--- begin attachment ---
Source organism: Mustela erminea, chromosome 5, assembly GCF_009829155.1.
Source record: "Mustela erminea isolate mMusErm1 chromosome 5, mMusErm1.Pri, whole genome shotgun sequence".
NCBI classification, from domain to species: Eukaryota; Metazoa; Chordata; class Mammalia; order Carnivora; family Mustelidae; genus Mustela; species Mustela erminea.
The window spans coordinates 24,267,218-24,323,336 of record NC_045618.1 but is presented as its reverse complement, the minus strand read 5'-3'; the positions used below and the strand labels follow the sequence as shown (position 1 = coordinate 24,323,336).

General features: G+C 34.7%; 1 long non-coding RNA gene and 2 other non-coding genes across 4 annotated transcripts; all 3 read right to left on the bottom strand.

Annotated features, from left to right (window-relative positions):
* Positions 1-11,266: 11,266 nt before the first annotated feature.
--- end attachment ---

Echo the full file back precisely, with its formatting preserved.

Source organism: Mustela erminea, chromosome 5, assembly GCF_009829155.1.
Source record: "Mustela erminea isolate mMusErm1 chromosome 5, mMusErm1.Pri, whole genome shotgun sequence".
NCBI classification, from domain to species: Eukaryota; Metazoa; Chordata; class Mammalia; order Carnivora; family Mustelidae; genus Mustela; species Mustela erminea.
The window spans coordinates 24,267,218-24,323,336 of record NC_045618.1 but is presented as its reverse complement, the minus strand read 5'-3'; the positions used below and the strand labels follow the sequence as shown (position 1 = coordinate 24,323,336).

General features: G+C 34.7%; 1 long non-coding RNA gene and 2 other non-coding genes across 4 annotated transcripts; all 3 read right to left on the bottom strand.

Annotated features, from left to right (window-relative positions):
* Positions 1-11,266: 11,266 nt before the first annotated feature.